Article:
governance

So is ‘Doing Development Differently’ a movement now? And if so, where’s it going?

Duncan Green - March 30, 2017

Guest post by Graham Teskey, Principal Global Lead for Governance, Abt JTA, Australia and all round aid guru The fourth meeting of the ‘Doing Development Differently’ movement (as one of its founders, Michael Woolcock, calls it) was held over two days in Jakarta a couple of weeks ago. Jointly hosted by the Government of Indonesia, the World Bank and Australia’s Department of Foreign Affairs and …

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WDR 2017 on Governance and Law: great content, terrible comms, and a big moral dilemma on rights and democracy

Duncan Green - March 2, 2017

Spoke yesterday at the London launch of the 2017 World Development Report on Governance and The Law. Although Stefan Kossoff did a great job in summarizing the report on this blog a few weeks ago, I thought I’d add a few thoughts from the discussion. The current debates on governance, of which the WDR is part, bear some of the hallmarks of a paradigm shift: widespread …

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The WDR 2017 on Governance and Law: Can it drive a transformation in development practice?

Duncan Green - January 31, 2017

  Stefan Kossoff (DFID’s governance czar) reviews the new WDR, published this week. For those of us working on governance this week’s publication of the 2017 World Development Report on Governance and Law (WDR17) has been hotly awaited. And I’m pleased to say the report–in all its 280 page glory–does not disappoint (there’s a 4 page summary for the time-starved). As Duncan Green, Brian Levy …

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Local governance and resilience – what lasts after the project ends?

Duncan Green - January 24, 2017

Jane Lonsdale reflects on the lessons from an ‘effectiveness review’ of a Myanmar project 18 months after it ended. For the nerds among you, an accompanying post on the nuts and bolts of the effectiveness review has just gone up on the ‘real geek’ blog We have just finished a review of Oxfam’s work in Myanmar’s central Dry Zone. This was designed some 6 years …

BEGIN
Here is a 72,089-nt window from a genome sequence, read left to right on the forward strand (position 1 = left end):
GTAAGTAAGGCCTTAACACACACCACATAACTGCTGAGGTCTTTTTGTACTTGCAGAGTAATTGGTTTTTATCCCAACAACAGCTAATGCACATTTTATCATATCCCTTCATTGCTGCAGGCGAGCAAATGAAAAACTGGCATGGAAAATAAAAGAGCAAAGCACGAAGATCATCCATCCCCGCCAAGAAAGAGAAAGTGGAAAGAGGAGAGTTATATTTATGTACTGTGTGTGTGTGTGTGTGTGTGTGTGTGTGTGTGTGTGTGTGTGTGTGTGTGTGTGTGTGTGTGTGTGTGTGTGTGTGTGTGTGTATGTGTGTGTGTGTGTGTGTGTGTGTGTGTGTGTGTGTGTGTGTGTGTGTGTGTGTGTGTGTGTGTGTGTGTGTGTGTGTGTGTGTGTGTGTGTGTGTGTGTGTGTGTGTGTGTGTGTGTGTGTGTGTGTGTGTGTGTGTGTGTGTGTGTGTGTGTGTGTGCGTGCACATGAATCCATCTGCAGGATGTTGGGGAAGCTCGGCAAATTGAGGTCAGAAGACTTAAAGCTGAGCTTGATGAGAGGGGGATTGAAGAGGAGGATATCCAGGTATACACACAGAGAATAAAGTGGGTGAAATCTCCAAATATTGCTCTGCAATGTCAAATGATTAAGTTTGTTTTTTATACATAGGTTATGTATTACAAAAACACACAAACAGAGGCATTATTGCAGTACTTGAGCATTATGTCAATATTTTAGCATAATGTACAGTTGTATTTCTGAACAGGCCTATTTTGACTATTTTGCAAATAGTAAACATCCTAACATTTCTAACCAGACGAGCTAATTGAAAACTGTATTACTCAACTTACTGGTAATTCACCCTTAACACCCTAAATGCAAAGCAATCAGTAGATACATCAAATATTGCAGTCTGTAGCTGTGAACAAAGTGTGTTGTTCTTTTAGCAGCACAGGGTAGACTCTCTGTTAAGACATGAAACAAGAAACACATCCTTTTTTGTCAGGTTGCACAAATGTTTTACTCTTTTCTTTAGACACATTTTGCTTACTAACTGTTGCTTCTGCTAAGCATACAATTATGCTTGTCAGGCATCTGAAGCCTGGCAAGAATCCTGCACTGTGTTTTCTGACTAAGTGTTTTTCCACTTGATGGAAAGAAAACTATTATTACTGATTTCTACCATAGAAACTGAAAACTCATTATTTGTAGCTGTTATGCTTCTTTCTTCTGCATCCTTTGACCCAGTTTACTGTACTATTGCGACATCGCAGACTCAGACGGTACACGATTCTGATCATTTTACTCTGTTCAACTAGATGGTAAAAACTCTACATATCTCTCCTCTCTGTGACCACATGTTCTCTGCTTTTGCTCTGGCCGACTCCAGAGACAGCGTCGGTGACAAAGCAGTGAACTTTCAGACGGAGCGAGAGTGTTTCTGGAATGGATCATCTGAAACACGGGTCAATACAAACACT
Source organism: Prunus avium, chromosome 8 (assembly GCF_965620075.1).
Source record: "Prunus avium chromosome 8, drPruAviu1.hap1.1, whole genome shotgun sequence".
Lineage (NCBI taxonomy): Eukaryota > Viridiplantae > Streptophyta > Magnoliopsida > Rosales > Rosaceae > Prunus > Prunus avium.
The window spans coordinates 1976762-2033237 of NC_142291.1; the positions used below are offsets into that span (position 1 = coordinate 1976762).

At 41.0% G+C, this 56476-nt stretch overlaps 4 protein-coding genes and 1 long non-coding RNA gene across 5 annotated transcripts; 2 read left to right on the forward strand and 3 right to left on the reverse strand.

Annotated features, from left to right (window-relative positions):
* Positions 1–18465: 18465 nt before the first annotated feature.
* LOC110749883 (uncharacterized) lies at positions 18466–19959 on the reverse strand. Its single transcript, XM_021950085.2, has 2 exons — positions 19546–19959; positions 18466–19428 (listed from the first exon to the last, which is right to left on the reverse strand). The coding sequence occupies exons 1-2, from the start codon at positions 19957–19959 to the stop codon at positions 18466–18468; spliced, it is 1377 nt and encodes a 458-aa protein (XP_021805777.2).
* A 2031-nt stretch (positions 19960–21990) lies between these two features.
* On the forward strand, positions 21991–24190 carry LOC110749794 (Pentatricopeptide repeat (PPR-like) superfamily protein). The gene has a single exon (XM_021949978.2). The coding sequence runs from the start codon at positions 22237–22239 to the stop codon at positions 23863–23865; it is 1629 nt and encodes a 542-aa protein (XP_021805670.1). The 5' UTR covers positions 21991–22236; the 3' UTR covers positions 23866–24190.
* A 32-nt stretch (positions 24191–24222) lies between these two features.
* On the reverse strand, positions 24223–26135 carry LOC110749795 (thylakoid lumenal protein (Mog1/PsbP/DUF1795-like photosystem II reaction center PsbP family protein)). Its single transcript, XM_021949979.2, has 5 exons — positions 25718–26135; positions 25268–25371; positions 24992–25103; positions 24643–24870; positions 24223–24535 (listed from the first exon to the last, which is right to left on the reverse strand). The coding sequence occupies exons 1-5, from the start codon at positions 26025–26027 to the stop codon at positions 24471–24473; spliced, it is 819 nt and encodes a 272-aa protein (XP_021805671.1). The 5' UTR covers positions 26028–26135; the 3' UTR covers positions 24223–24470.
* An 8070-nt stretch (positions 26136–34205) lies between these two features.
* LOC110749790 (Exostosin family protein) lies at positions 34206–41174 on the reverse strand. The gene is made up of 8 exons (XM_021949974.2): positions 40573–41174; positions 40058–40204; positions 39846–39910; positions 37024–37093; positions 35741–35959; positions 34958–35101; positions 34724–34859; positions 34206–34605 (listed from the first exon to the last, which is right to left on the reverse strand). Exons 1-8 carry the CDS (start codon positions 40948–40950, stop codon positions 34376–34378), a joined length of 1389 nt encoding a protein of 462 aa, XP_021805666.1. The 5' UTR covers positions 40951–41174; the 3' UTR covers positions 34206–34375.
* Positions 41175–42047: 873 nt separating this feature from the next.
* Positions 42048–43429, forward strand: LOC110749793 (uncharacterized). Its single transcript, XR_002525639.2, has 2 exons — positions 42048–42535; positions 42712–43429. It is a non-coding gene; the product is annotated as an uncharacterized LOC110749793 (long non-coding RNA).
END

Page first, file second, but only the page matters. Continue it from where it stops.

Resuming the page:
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Why aren’t ‘Diaries of the Poor’ a standard research tool?

Duncan Green - November 2, 2016

I’ve been having lots of buzzy conversations about diaries recently. Not my own (haven’t done that since I was a teenager), but diaries as a research method. The initial idea came from one of my all-time favourite bits of bottom-up research, the book Portfolios of the Poor. Here are the relevant paras from my review: ‘A financial fly-on-the-wall account of how poor people manage money. …

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Please help sharpen up the World Bank’s theory of change on governance and law

Duncan Green - September 14, 2016

The World Bank is helping us hone our speed reading skills this week, by publishing a draft of its forthcoming World Development Report 2017 on Governance and the Law and asking for comments by Friday. Someone has helpfully put a track changes version online here, comparing the new (‘green cover’) draft with the previous (‘yellow cover’) one, which I blogged about in July, but it’s …

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What I’m doing in Myanmar – first vlogged installment

Duncan Green - September 5, 2016

Just spent 3 days in Kachin state in the North, trying to get a slightly better understanding of the nature of Myanmar’s conflicts, and implications for trying to improve governance and accountability. Fascinating, but I won’t write anything just yet, as we have a 3 day conference on that topic this week, so will wait a bit longer before blogging. In the meantime, here are …

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If politics is the problem, how can external actors be part of the solution? New World Bank paper

Duncan Green - August 2, 2016

The new paper comes from Shanta Devarajan, the Bank’s Chief Economist for the Middle East and North Africa Region, (recently drafted in to help get the WDR to the finishing line) and Stuti Khemani, Senior Economist at its Development Research Group. The World Bank seems currently to be awash with fascinating reflections and rethinking on politics and power. This one’s big message is perfectly captured …

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The World Bank is having a big internal debate about Power and Governance. Here’s why it matters.

Duncan Green - July 26, 2016

Writing flagship publications in large institutions is a tough job. Everyone wants a piece, as different currents of opinion, ideology or interest slug it out over red lines and key messages. Trying (and failing) to write one for Oxfam once put me in hospital. So no surprise that the flagship of flagships, the World Bank’s annual World Development Report, on Governance and Law, is currently …

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When/Why do countries improve the management of their natural resources? New 4 country study

Duncan Green - May 24, 2016

Now I love Oxfam dearly but (you were expecting a ‘but’, right?) both as producers and consumers, we suffer from TL; DR syndrome (too long; didn’t read). Not only that but we don’t always make the most of executive summaries. Which is a shame, because some real gems often go unnoticed as a result. So allow me to pan through a recent 71 page Oxfam …

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